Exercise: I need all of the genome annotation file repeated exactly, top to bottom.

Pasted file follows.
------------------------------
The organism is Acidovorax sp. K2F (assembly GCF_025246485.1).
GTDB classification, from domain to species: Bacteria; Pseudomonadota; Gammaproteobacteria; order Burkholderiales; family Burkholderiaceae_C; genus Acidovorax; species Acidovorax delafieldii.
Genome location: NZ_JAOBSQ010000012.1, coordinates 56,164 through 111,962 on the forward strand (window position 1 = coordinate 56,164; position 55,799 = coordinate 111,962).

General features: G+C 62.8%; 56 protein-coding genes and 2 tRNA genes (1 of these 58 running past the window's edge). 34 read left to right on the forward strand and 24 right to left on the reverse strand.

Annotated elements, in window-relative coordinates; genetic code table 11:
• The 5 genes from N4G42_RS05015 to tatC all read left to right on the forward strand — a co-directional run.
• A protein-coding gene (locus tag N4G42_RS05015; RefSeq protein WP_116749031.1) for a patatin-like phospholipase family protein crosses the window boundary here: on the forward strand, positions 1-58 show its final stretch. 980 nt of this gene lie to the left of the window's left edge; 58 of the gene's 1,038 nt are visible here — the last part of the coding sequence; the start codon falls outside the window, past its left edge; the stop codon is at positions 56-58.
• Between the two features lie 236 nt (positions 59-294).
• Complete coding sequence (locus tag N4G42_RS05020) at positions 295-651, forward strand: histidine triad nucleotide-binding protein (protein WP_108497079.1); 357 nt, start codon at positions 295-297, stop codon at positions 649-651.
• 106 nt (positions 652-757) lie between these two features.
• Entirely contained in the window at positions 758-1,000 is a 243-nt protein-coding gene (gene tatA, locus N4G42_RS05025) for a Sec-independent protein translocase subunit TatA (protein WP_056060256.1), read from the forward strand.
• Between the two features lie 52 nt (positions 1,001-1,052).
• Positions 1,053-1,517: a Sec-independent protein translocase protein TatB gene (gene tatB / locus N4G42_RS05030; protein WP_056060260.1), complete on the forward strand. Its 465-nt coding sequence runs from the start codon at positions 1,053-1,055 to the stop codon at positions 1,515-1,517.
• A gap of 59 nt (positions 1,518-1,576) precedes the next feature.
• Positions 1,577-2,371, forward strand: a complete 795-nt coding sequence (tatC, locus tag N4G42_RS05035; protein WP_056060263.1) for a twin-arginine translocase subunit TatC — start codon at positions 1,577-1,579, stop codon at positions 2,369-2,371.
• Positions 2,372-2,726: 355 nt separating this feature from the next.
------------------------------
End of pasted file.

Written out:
The organism is Acidovorax sp. K2F (assembly GCF_025246485.1).
GTDB classification, from domain to species: Bacteria; Pseudomonadota; Gammaproteobacteria; order Burkholderiales; family Burkholderiaceae_C; genus Acidovorax; species Acidovorax delafieldii.
Genome location: NZ_JAOBSQ010000012.1, coordinates 56,164 through 111,962 on the forward strand (window position 1 = coordinate 56,164; position 55,799 = coordinate 111,962).

General features: G+C 62.8%; 56 protein-coding genes and 2 tRNA genes (1 of these 58 running past the window's edge). 34 read left to right on the forward strand and 24 right to left on the reverse strand.

Annotated elements, in window-relative coordinates; genetic code table 11:
• The 5 genes from N4G42_RS05015 to tatC all read left to right on the forward strand — a co-directional run.
• A protein-coding gene (locus tag N4G42_RS05015; RefSeq protein WP_116749031.1) for a patatin-like phospholipase family protein crosses the window boundary here: on the forward strand, positions 1-58 show its final stretch. 980 nt of this gene lie to the left of the window's left edge; 58 of the gene's 1,038 nt are visible here — the last part of the coding sequence; the start codon falls outside the window, past its left edge; the stop codon is at positions 56-58.
• Between the two features lie 236 nt (positions 59-294).
• Complete coding sequence (locus tag N4G42_RS05020) at positions 295-651, forward strand: histidine triad nucleotide-binding protein (protein WP_108497079.1); 357 nt, start codon at positions 295-297, stop codon at positions 649-651.
• 106 nt (positions 652-757) lie between these two features.
• Entirely contained in the window at positions 758-1,000 is a 243-nt protein-coding gene (gene tatA, locus N4G42_RS05025) for a Sec-independent protein translocase subunit TatA (protein WP_056060256.1), read from the forward strand.
• Between the two features lie 52 nt (positions 1,001-1,052).
• Positions 1,053-1,517: a Sec-independent protein translocase protein TatB gene (gene tatB / locus N4G42_RS05030; protein WP_056060260.1), complete on the forward strand. Its 465-nt coding sequence runs from the start codon at positions 1,053-1,055 to the stop codon at positions 1,515-1,517.
• A gap of 59 nt (positions 1,518-1,576) precedes the next feature.
• Positions 1,577-2,371, forward strand: a complete 795-nt coding sequence (tatC, locus tag N4G42_RS05035; protein WP_056060263.1) for a twin-arginine translocase subunit TatC — start codon at positions 1,577-1,579, stop codon at positions 2,369-2,371.
• Positions 2,372-2,726: 355 nt separating this feature from the next.